A monk may be conveniently defined as a member of a community of men, leading a more or less contemplative life apart from the world, under the vows of poverty, chastity, and obedience, according to a rule characteristic of the particular order to which he belongs. The word monk is not itself a term commonly used in the official language of the Church. It is a popular rather than a scientific designation, but is at the same time very ancient, so much so that its origin cannot be precisely determined. So far as regards the English form of the word, that undoubtedly comes from the Anglo-Saxon munuc, which has in turn arisen from the Latin monachus, a mere transliteration of the Greek monachos. This Greek form is commonly believed to be connected with monos, lonely or single, and is suggestive of a life of solitude; but we cannot lose sight of the fact that the word mone, from a different root, seems to have been freely used, e.g. by Palladius, as well as monasterion, in the sense of a religious house (see Butler, "Palladius's Lausiac History" passim). Be this as it may, the Fathers of the fourth century are by no means agreed as to the etymological significance of monachus. St Jerome writes to Heliodorus (P.L., XXII, 350), "Interpret the name monk, it is thine own; what business hast thou in a crowd, thou who art solitary?" St. Augustine on the other hand fastens on the idea of unity (monas) and in his exposition of Psalm 82, extols the appropriateness of the words "Ecce quam bonum et quam jucundum habitare fratres in unum" when chanted in a monastery, because those who are monks should have but one heart and one soul (P.L., XXXVII, 1733). Cassian (P.L., XLIX, 1097) and Pseudo-Dionysius (De Eccl. Hier., vi) seem to have thought monks were so called because they were celibate.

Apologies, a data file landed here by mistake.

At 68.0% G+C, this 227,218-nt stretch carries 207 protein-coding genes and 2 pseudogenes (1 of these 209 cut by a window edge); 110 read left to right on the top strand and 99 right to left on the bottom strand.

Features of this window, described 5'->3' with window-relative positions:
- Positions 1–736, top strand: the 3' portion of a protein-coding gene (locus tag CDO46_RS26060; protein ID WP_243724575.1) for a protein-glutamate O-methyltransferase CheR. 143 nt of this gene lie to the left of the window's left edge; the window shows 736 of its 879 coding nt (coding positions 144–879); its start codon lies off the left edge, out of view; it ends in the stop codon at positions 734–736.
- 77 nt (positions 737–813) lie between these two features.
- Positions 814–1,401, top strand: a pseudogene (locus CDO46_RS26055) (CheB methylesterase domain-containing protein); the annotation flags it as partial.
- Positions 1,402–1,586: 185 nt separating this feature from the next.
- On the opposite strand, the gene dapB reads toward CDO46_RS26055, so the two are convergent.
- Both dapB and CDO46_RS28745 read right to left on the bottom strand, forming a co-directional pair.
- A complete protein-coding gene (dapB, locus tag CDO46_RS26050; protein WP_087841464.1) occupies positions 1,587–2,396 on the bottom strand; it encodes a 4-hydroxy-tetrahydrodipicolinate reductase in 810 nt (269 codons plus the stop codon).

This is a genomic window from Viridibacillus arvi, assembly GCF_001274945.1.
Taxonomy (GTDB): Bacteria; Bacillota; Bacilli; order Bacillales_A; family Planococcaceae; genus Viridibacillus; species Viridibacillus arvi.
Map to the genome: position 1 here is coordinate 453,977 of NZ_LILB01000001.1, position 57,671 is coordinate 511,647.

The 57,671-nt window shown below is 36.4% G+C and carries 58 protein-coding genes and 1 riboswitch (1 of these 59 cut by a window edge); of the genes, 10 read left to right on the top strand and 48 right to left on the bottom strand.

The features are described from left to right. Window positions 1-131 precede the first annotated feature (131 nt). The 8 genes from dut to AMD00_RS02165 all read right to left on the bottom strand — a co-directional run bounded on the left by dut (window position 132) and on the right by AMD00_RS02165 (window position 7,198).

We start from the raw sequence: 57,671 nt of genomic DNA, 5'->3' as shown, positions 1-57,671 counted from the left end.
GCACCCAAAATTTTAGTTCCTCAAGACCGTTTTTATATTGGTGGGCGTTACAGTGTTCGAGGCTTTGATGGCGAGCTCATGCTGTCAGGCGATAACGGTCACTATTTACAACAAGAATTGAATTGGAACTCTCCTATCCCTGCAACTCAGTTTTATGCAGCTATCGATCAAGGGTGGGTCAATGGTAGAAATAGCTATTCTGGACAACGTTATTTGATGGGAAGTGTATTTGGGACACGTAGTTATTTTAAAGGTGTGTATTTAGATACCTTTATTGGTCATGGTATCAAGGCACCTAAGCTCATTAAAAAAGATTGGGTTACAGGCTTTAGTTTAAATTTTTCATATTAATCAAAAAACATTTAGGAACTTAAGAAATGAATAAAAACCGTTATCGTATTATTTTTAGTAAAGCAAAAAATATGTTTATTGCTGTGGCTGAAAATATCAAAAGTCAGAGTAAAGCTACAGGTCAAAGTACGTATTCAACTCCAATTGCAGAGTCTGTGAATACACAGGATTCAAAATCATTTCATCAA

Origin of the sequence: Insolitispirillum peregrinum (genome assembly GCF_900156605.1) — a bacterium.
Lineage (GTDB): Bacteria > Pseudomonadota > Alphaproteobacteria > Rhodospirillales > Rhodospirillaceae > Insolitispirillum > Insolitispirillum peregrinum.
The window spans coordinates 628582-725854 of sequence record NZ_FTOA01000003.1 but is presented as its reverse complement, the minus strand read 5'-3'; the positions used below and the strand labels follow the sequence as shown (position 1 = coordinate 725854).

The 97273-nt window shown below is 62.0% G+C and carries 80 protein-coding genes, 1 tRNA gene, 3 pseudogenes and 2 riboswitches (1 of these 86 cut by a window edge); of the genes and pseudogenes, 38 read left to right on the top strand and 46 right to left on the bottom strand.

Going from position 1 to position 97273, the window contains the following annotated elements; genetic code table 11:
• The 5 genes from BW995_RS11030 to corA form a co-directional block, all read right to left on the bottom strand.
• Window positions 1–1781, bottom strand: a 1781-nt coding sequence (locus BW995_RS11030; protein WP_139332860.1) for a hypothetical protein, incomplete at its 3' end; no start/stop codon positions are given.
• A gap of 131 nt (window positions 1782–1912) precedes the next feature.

In any case the fact remains that the word monachus in the fourth century was freely used of those consecrated to God, whether they lived as hermits or in communities. So again St. Benedict a little later (c. 535) states at the beginning of his rule that there are four kinds of monks (monachi):
HEIMBUCHER, Die Orden und Kongregationen (Paderborn, 1907 sqq.); HELYOT, Histoire des Ordres Religieux (Paris, 1743); SCHIEIETZ, Vorgesch. des Monchthums in the Archiv f. kath. Kirchenrecht (Mainz, 1898), 3 sqq. and 305 sqq.
APA citation. (1911). Monk. In The Catholic Encyclopedia. New York: Robert Appleton Company. Retrieved April 26, 2010 from New Advent: http://www.newadvent.org/cathen/10487b.htm
MLA citation. "Monk." The Catholic Encyclopedia. Vol. 10. New York: Robert Appleton Company, 1911. 26 Apr. 2010 <http://www.newadvent.org/cathen/10487b.htm>.
Transcription. This article was transcribed for New Advent by Barbara Jane Barrett.
Ecclesiastical approbation. Nihil Obstat. October 1, 1911. Remy Lafort, S.T.D., Censor. Imprimatur. +John Cardinal Farley, Archbishop of New York.
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